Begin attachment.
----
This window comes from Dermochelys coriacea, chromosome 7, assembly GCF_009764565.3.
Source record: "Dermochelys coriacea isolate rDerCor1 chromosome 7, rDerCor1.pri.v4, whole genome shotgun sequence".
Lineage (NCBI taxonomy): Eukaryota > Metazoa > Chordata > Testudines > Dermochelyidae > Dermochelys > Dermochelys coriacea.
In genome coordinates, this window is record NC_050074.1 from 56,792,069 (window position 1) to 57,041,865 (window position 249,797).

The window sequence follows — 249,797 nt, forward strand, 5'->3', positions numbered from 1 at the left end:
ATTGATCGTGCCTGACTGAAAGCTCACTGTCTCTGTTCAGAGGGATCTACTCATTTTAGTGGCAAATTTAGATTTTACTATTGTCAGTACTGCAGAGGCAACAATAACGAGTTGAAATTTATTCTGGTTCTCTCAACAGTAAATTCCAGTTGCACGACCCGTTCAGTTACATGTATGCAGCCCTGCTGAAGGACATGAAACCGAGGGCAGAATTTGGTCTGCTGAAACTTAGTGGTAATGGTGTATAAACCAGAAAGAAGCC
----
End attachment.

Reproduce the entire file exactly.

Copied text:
This window comes from Dermochelys coriacea, chromosome 7, assembly GCF_009764565.3.
Source record: "Dermochelys coriacea isolate rDerCor1 chromosome 7, rDerCor1.pri.v4, whole genome shotgun sequence".
Lineage (NCBI taxonomy): Eukaryota > Metazoa > Chordata > Testudines > Dermochelyidae > Dermochelys > Dermochelys coriacea.
In genome coordinates, this window is record NC_050074.1 from 56,792,069 (window position 1) to 57,041,865 (window position 249,797).

The window sequence follows — 249,797 nt, forward strand, 5'->3', positions numbered from 1 at the left end:
ATTGATCGTGCCTGACTGAAAGCTCACTGTCTCTGTTCAGAGGGATCTACTCATTTTAGTGGCAAATTTAGATTTTACTATTGTCAGTACTGCAGAGGCAACAATAACGAGTTGAAATTTATTCTGGTTCTCTCAACAGTAAATTCCAGTTGCACGACCCGTTCAGTTACATGTATGCAGCCCTGCTGAAGGACATGAAACCGAGGGCAGAATTTGGTCTGCTGAAACTTAGTGGTAATGGTGTATAAACCAGAAAGAAGCC